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1934: Prime Minister R.B. Bennett inspires Canadians amid ‘great dark days’

The Story


Governing Canada during the hardships of the Great Depression demands a leader who can inspire. R.B. Bennett, Canada's 11th prime minister, has that ability -- as well as the ability to alienate and enrage. In this 1934 recording, believed to be an address to the Canadian Manufacturers' Association, Bennett is all inspiration. As Canada claws its way out of the grip of economic depression, Bennett draws inspiration from his young nation's other trials by fire, from the Last Spike to the First World War.

Medium: Radio
Program: CBC Radio Special
Broadcast Date: June 8, 1934
Guest: R.B. Bennett
Duration: 10:08

Did You know?


• Richard Bedford Bennett was born on July 3, 1870, in Hopewell Hill, N.B. He became a teacher and principal, then went to law school at Dalhousie University. Bennett moved to Calgary in 1897 to become a partner in a law firm. The following year he won a seat in the Northwest Territories legislative assembly. He made two unsuccessful attempts to enter federal and Alberta politics, but his law firm prospered and he became very wealthy.

• Bennett was eventually elected as a Conservative member of the Alberta legislature in 1909, and won a federal seat two years later. He served briefly as the justice minister and finance minister for Prime Minister Arthur Meighen, and in 1927 he was elected leader of the Conservatives.

• In 1930, Bennett was elected prime minister, defeating Mackenzie King on a platform of aggressive economic measures and assistance for the unemployed. But as the Great Depression wore on, Bennett's government brought in increasingly drastic and unpopular programs, including the 1932 Relief Act. That act established remote work camps for single unemployed men with nowhere else to turn. Their hard work was rewarded with a subsistence wage of 20 cents a day.

• To protest the camp conditions and Bennett's policies, thousands of unemployed men rode the rails from west to east, intending to bring their complaints to Bennett himself in Ottawa. But the On to Ottawa Trek was halted in Regina. On July 1, 1935, Bennett ordered the RCMP to attack the crowd and throw its leaders in jail. A plainclothes policeman was killed, 120 people were arrested and hundreds were injured.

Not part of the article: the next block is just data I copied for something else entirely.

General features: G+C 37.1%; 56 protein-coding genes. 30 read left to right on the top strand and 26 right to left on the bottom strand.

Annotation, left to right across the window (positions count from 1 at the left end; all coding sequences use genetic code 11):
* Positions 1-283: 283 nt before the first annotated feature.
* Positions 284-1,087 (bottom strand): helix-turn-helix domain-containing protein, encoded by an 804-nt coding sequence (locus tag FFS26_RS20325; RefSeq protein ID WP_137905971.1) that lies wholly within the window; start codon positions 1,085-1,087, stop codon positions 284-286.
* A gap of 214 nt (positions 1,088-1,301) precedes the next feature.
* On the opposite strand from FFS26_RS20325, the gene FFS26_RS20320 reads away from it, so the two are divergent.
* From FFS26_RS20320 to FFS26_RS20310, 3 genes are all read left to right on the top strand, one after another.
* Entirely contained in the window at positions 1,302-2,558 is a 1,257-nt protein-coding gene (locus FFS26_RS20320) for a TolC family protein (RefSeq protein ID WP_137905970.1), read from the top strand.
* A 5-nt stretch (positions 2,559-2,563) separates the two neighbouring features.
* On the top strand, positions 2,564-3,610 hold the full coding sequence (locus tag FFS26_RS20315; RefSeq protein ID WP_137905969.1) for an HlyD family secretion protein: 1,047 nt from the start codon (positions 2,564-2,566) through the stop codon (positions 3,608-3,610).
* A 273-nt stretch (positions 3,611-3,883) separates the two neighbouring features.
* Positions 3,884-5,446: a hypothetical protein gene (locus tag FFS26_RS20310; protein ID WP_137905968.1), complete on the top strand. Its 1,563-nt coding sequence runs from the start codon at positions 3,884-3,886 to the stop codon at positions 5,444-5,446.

• Bennett was notorious for not delegating authority or consulting his cabinet. (As prime minister he kept the finance portfolio from 1930-1932, and external affairs from 1930-1935.) The result was rebellion inside his government.

• In 1935, Bennett dropped his hardline economic policies of high tariffs as well as trade within the British Empire in favour of social reforms modelled on Franklin Roosevelt's "New Deal." But he was crushed in that year's election. Mackenzie King's Liberals were back in office as they took 173 seats to just 39 for the Conservatives.

• Bennett stayed in opposition until 1938, and emigrated from Canada to England in 1938, where he was made a viscount in 1941 and sat in the House of Lords. He died of a heart attack on June 26, 1947, and was buried at Mickleham, Surrey -- the only Canadian prime minister not buried in Canada.

• This clip, recorded in 1934, actually predates the Canadian Broadcasting Corporation. It was R.B. Bennett who introduced the Canadian Broadcasting Act in 1932. That act established the Canadian Radio Broadcasting Commission (CRBC), which became the CBC in 1936.


Also on June 8:

• 1824: Noah Cushing receives a patent for a washing machine; first patent issued in Canada.
• 1992: Canadian Space Agency chooses 4 new astronauts from 5,300 applicants: Chris Hadfield, Julie Payette, Robert Stewart, and Dafydd Williams.
• 1995: Mike Harris wins the Ontario election for the Progressive Conservative Party, defeating Bob Rae of the NDP who were in power since 1990. The Tories takes 82 of 130 seats.


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